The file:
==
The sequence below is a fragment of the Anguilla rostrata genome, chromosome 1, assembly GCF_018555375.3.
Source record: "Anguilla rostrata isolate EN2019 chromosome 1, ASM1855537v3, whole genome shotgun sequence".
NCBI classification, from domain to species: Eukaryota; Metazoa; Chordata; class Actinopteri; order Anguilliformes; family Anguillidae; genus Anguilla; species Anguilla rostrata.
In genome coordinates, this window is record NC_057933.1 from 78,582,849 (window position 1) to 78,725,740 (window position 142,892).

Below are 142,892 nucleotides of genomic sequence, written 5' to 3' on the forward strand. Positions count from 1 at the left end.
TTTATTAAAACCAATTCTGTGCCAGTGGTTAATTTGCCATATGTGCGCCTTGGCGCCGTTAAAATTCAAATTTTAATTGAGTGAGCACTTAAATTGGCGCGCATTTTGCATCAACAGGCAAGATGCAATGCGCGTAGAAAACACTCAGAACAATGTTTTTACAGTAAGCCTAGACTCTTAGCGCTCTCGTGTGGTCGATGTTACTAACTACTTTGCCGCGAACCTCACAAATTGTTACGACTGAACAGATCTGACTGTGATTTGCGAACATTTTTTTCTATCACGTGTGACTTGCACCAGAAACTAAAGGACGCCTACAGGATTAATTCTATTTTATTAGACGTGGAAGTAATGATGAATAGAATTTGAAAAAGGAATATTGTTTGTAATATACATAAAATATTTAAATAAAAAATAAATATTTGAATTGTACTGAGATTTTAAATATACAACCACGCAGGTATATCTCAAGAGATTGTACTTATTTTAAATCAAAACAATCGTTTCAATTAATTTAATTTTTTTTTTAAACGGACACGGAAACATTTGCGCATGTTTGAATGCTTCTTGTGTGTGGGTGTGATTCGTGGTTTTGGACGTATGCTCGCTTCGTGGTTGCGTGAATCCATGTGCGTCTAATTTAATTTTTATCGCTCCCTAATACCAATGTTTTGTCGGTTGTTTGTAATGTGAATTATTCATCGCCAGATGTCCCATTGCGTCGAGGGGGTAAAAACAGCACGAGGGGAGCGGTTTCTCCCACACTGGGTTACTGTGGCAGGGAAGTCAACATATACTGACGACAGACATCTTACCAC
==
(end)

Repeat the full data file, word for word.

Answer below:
The sequence below is a fragment of the Anguilla rostrata genome, chromosome 1, assembly GCF_018555375.3.
Source record: "Anguilla rostrata isolate EN2019 chromosome 1, ASM1855537v3, whole genome shotgun sequence".
NCBI classification, from domain to species: Eukaryota; Metazoa; Chordata; class Actinopteri; order Anguilliformes; family Anguillidae; genus Anguilla; species Anguilla rostrata.
In genome coordinates, this window is record NC_057933.1 from 78,582,849 (window position 1) to 78,725,740 (window position 142,892).

Below are 142,892 nucleotides of genomic sequence, written 5' to 3' on the forward strand. Positions count from 1 at the left end.
TTTATTAAAACCAATTCTGTGCCAGTGGTTAATTTGCCATATGTGCGCCTTGGCGCCGTTAAAATTCAAATTTTAATTGAGTGAGCACTTAAATTGGCGCGCATTTTGCATCAACAGGCAAGATGCAATGCGCGTAGAAAACACTCAGAACAATGTTTTTACAGTAAGCCTAGACTCTTAGCGCTCTCGTGTGGTCGATGTTACTAACTACTTTGCCGCGAACCTCACAAATTGTTACGACTGAACAGATCTGACTGTGATTTGCGAACATTTTTTTCTATCACGTGTGACTTGCACCAGAAACTAAAGGACGCCTACAGGATTAATTCTATTTTATTAGACGTGGAAGTAATGATGAATAGAATTTGAAAAAGGAATATTGTTTGTAATATACATAAAATATTTAAATAAAAAATAAATATTTGAATTGTACTGAGATTTTAAATATACAACCACGCAGGTATATCTCAAGAGATTGTACTTATTTTAAATCAAAACAATCGTTTCAATTAATTTAATTTTTTTTTTAAACGGACACGGAAACATTTGCGCATGTTTGAATGCTTCTTGTGTGTGGGTGTGATTCGTGGTTTTGGACGTATGCTCGCTTCGTGGTTGCGTGAATCCATGTGCGTCTAATTTAATTTTTATCGCTCCCTAATACCAATGTTTTGTCGGTTGTTTGTAATGTGAATTATTCATCGCCAGATGTCCCATTGCGTCGAGGGGGTAAAAACAGCACGAGGGGAGCGGTTTCTCCCACACTGGGTTACTGTGGCAGGGAAGTCAACATATACTGACGACAGACATCTTACCAC